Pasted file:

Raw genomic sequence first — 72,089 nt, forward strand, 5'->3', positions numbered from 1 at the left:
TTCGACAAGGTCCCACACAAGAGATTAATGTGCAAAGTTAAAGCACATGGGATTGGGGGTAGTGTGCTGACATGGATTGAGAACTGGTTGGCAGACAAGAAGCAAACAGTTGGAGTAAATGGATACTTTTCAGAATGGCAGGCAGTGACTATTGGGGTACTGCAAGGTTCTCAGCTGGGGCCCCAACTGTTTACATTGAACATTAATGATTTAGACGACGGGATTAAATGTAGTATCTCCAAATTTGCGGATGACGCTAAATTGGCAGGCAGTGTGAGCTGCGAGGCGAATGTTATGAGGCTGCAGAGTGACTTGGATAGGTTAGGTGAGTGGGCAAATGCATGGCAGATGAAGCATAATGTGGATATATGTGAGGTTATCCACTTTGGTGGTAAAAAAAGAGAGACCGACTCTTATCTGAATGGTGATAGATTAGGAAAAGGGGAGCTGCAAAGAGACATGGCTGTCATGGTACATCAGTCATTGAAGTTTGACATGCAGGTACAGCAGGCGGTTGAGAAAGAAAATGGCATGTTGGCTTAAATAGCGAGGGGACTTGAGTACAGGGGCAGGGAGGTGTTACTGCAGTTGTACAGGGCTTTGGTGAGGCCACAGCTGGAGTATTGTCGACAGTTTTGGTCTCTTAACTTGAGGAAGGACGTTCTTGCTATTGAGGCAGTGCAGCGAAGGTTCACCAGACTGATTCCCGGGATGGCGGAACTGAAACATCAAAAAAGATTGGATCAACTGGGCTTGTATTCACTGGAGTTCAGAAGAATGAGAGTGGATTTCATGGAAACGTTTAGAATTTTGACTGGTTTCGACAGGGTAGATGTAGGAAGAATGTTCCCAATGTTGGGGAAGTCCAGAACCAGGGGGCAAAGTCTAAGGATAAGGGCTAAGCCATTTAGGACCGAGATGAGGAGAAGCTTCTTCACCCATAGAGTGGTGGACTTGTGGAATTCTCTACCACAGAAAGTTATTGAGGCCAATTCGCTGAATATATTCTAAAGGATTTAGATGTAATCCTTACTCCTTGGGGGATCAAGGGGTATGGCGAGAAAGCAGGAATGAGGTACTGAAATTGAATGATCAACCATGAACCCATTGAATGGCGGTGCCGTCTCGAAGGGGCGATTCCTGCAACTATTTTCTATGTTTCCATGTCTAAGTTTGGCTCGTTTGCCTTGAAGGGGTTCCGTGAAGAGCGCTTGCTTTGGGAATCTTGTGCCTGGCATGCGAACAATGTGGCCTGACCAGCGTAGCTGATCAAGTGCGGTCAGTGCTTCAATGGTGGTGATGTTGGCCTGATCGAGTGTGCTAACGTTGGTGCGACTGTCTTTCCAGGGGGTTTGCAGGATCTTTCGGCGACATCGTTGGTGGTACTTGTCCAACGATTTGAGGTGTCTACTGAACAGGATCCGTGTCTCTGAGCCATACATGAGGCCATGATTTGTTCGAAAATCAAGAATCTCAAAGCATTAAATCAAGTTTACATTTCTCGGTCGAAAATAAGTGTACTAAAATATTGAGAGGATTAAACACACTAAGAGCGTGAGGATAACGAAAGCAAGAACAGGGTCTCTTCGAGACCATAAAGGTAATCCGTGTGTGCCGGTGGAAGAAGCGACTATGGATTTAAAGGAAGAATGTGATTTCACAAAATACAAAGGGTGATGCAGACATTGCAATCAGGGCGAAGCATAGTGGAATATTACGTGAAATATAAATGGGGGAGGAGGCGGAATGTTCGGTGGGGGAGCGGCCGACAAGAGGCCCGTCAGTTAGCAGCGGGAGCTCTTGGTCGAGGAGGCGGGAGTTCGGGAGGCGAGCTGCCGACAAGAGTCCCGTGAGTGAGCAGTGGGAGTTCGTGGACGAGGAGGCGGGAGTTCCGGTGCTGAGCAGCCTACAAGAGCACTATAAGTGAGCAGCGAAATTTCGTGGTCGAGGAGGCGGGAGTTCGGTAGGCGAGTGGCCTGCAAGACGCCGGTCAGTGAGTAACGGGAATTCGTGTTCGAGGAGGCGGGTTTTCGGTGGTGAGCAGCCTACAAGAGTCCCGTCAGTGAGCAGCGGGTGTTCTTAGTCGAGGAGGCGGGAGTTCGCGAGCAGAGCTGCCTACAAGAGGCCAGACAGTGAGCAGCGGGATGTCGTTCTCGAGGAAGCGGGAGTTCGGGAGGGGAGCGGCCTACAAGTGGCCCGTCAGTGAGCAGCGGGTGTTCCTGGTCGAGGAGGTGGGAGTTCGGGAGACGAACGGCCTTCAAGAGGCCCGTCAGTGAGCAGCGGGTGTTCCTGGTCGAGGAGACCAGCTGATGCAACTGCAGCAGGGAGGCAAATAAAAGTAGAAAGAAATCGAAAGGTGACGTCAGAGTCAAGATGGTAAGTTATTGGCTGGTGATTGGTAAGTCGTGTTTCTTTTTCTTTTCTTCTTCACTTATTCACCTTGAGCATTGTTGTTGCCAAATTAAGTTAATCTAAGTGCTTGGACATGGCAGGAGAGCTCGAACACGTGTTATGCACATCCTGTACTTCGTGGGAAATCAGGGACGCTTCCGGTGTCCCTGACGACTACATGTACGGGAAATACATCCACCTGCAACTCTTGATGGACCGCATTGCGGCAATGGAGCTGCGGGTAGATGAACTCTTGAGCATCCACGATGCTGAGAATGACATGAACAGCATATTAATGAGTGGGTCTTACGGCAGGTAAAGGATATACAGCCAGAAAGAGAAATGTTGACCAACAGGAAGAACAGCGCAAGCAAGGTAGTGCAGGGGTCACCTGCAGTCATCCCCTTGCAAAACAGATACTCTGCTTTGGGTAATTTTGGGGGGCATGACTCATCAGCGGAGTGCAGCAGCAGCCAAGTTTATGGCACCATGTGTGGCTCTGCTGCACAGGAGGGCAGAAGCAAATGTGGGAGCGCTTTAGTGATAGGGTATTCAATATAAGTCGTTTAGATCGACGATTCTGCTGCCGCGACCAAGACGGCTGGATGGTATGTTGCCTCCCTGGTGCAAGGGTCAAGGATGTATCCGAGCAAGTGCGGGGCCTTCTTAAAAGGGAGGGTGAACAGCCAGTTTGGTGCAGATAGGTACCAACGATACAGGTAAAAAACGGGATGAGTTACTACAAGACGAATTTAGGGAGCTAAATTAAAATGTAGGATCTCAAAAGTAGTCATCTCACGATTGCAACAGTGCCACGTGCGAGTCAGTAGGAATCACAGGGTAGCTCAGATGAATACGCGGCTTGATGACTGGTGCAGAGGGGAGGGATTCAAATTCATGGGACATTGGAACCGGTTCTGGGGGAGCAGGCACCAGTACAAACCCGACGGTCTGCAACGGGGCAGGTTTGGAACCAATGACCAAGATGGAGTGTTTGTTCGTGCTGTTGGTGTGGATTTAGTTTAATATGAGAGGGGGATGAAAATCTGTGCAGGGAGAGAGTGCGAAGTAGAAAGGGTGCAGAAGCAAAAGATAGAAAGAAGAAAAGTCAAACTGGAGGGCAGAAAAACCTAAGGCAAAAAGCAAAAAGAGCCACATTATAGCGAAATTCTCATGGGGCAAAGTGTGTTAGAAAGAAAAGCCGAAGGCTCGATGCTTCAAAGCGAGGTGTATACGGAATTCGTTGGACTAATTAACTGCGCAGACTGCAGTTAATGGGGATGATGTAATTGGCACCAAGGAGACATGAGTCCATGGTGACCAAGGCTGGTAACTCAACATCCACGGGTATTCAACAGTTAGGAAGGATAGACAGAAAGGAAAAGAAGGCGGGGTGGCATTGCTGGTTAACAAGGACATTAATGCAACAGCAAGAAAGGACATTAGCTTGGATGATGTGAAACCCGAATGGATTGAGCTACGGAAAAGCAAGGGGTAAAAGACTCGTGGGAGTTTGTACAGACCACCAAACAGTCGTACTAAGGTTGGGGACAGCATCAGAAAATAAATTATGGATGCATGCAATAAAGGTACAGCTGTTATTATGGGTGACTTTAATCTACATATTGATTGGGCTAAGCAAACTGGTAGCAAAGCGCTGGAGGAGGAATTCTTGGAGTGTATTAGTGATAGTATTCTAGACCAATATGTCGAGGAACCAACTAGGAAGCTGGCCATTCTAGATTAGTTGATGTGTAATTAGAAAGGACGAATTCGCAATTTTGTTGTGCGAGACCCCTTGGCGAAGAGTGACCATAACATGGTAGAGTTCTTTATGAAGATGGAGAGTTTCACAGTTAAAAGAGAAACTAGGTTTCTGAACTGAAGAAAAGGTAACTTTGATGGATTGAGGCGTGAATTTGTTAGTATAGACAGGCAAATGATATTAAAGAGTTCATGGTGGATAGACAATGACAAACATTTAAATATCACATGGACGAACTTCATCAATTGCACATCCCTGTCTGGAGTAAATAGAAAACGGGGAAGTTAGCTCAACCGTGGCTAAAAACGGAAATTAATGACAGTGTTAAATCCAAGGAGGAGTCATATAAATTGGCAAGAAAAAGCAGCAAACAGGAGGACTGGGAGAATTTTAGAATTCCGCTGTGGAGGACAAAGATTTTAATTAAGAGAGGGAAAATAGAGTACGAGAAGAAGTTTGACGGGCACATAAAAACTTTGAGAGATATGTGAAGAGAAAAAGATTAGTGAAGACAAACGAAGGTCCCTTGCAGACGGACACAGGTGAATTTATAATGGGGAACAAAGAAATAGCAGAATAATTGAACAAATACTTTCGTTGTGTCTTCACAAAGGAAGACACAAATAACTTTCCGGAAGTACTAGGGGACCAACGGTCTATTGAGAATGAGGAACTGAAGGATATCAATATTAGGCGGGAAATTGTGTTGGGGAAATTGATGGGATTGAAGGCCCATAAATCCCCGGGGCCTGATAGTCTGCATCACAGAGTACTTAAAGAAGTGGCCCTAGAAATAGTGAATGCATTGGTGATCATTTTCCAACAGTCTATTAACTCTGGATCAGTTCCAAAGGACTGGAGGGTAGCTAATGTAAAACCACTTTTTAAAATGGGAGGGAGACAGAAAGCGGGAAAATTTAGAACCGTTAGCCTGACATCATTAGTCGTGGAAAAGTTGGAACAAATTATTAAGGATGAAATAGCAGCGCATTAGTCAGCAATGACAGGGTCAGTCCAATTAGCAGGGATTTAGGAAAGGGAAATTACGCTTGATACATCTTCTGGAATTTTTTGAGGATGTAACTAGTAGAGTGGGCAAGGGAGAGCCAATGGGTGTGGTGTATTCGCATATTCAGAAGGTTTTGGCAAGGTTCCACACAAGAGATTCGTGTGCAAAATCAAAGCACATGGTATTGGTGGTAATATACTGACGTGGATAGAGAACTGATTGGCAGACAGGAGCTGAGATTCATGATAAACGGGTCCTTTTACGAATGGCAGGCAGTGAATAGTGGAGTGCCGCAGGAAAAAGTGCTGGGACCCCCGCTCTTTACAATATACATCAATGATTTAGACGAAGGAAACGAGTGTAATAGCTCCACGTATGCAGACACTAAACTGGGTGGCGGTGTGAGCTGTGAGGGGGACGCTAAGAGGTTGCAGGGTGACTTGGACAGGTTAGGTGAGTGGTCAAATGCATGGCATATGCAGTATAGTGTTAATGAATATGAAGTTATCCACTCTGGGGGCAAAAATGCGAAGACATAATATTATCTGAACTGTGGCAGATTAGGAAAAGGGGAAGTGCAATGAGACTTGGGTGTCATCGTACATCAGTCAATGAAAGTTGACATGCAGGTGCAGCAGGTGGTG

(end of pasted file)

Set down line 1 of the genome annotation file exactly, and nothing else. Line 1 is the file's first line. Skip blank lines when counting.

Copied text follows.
Raw genomic sequence first — 72,089 nt, forward strand, 5'->3', positions numbered from 1 at the left: